Project teams face new goals and challenges to decarbonize buildings
On a tight corner lot in downtown Silver Spring, Design Collective, James Posey Associates and their project partners are working to pull off an uncommon construction feat: delivery of a net zero office building.
“A tall, skinny building in a highly urban environment normally doesn’t match up with net zero,” said Patrick Morgan, Project Manager at James Posey. But the eight-story, 81,000-square-foot building which will serve as office space for Montgomery County government, “will be a visible example of what people can do. It will highlight that net zero is possible and it doesn’t have to include big tradeoffs.”
That’s not to say that it’s easy to accomplish.
Through an intensely collaborative design phase, the project team is sorting out the most energy efficient combination of building orientation, massing, envelope, glazing, window-to-wall ratio, shading, daylighting and building systems. Choices about envelope and other passive elements can help the team downsize HVAC equipment. In this case, the building will use a high-efficiency, all-electric, variable refrigerant flow system paired with advanced monitoring and controls software.
But the team still has to work out a plan to address the project’s biggest wild card – the end users.
“Initial models show that 39 percent of overall annual energy use will come from the end users’ plug loads from electronics and appliances,” said Seonhee Kim, Director of Sustainability at Design Collective.
Variations in how individuals use the building could also shift its energy performance. Consequently, the design team will have to expand its collaboration to work with the end users and the building owner will have to engage in ongoing energy monitoring and system optimization.
As novel as the Silver Spring project may be, it is also becoming more common. New building codes, LEED and the International Green Construction Code have already driven up energy efficiency requirements on projects. Now, the State of Maryland and some local governments are looking to adopt new requirements and goals for decarbonizing buildings. Montgomery County, for example, recently released a draft proposal that calls for an all-electric commercial and residential construction code beginning in 2022 and a net zero energy construction requirement beginning in 2030.
Consequently, architects, engineers and building professionals will likely face increasing requirements for wholistic design processes, integrated project delivery, collaborative efforts that extend to end users, ongoing monitoring/optimization services and, of course, advanced and alternate technologies.
Variable and Smart
The keys to boosting the efficiency of HVAC systems “really comes down to variable load and advanced software,” said Alex Stough, Project Manager at James Posey Associates.
The heightened energy efficiency and demonstrated performance of variable refrigerant flow systems and variable speed fans has resulted in broader adoption of the technology among institutional clients, office buildings and facilities that serve multiple, varied tenants. Pairing those systems with smart building controls further improves their efficiency and performance.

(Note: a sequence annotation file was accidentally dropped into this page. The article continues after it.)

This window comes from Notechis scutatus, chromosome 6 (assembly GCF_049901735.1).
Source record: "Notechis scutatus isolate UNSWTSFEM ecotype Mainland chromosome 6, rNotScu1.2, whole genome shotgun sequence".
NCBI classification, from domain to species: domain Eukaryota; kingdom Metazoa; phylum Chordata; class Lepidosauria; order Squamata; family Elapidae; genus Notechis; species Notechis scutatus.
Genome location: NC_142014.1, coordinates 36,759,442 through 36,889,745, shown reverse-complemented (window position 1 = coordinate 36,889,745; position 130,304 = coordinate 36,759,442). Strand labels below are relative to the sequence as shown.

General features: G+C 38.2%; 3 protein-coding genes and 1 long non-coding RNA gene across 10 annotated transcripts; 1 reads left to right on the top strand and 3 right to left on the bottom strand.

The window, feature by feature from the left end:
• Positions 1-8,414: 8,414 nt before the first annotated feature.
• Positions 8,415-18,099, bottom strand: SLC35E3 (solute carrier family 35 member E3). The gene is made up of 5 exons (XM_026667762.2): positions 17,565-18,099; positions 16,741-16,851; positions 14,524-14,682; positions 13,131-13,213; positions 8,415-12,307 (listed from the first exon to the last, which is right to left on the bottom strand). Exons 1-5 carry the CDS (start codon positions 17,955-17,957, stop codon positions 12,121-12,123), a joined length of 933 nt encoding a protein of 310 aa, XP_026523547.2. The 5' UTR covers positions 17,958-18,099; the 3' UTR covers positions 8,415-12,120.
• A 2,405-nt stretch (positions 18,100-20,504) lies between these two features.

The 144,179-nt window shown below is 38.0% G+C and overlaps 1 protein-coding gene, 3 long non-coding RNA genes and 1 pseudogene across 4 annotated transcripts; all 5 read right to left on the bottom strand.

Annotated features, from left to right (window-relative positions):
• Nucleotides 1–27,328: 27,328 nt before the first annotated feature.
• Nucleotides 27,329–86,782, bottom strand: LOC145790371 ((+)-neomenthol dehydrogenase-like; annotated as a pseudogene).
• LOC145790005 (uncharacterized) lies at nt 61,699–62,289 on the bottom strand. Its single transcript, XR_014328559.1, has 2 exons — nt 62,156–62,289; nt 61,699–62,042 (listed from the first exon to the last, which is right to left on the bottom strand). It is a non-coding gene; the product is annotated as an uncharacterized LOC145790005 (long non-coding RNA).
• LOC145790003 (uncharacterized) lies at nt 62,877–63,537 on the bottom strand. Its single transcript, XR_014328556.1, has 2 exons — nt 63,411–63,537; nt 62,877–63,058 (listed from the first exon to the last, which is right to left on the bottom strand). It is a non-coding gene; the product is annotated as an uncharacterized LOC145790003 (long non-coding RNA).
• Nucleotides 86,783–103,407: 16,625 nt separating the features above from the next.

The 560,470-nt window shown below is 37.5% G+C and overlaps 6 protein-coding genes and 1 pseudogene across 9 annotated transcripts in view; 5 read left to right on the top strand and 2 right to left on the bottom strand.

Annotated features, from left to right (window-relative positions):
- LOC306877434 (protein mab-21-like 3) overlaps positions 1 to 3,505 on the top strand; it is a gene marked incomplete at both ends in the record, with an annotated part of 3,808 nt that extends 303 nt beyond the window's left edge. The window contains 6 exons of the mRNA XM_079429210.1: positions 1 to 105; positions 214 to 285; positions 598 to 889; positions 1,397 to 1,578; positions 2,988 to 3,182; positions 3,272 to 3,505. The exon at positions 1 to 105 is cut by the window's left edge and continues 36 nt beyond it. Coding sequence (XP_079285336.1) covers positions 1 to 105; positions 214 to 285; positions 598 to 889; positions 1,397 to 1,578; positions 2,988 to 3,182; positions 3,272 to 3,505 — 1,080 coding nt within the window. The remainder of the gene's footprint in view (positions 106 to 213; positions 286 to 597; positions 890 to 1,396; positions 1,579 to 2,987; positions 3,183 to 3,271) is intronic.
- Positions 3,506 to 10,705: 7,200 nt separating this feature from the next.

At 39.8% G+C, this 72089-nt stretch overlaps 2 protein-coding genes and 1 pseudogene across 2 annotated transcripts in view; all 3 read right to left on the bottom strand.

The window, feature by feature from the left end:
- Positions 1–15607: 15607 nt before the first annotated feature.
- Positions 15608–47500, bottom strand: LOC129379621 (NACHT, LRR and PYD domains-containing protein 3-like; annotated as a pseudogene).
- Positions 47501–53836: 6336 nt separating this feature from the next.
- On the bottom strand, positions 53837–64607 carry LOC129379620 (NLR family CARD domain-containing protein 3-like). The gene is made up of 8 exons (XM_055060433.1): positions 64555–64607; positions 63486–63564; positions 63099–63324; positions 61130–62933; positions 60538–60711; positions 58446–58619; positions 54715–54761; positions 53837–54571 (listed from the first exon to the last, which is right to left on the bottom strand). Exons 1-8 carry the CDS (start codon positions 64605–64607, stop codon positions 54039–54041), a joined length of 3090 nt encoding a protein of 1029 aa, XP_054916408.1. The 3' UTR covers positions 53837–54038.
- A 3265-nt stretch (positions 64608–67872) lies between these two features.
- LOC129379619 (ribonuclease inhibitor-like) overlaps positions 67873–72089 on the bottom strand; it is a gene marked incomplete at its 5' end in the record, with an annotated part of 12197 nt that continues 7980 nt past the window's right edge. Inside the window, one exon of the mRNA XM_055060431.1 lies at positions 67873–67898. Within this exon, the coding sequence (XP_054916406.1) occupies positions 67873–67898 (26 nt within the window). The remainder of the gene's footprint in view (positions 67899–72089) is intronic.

Advances in a range of digital strategies and smart building controls are driving up both their energy savings and their adoption.
“If you were to look historically at our savings targets for smart building controls, we would say that 10-20 percent would be realistic and achievable,” said Michael Westerlund, Strategic Account Sales Manager for Johnson Controls in the Baltimore/Delaware markets. “With the adoption of digital strategies and expanding smart devices we are looking at up to 40 percent savings or above in some cases.”
Digital strategies are capable of providing in-depth analysis of data to mitigate risks, manage issues and utilize simulations to test future solutions. This plays a key role in helping identify the root cause of issues which, in turn, accelerates problem solving and allows building owners to support current and future conditions while ensuring efficient use of energy and other facility resources.
“Additionally, digital twins are playing an increasingly important role in the design, construction and ongoing operation of buildings,” Westerlund said. “This is particularly valuable when analyzing large datasets and predicting patterns and trends to tell our customers things they don’t yet know. All of this will support the requirement for flexible facilities.”
The All-Electric Challenge
Proposals to decarbonize buildings by replacing heating systems powered by fossil fuels with electric heat and hot water systems presents a different challenge to project teams.
The Silver Spring net zero project will include only electric systems with the exception of a natural-gas-fired backup generator. The project team expects that design to work well due to the combination of advanced heat pump technology, the VRF system and the building’s optimized envelope and thermal properties.
But all-electric isn’t yet a viable option for all projects.
“Heat pump heating is not as efficient at gas fired…and electric systems may not give you the comfort you want in climates as cold as Maryland,” Kim said. “There are industry-wide upticks in technologies for all-electric and cold-weather heat pumps. We are monitoring that closely to see if we can confidently say that electric heat pump is as efficient and comfortable as another fuel source.”
All-electric systems can also increase project costs.
“Whenever we do electric heat and electric hot water, the electrical service size doubles or triples in a lot of cases,” Morgan said. “We have had buildings where we needed a second service to handle that load. That’s significant. The customer who goes all electric, is probably going to end up paying a lot more in electrical infrastructure.”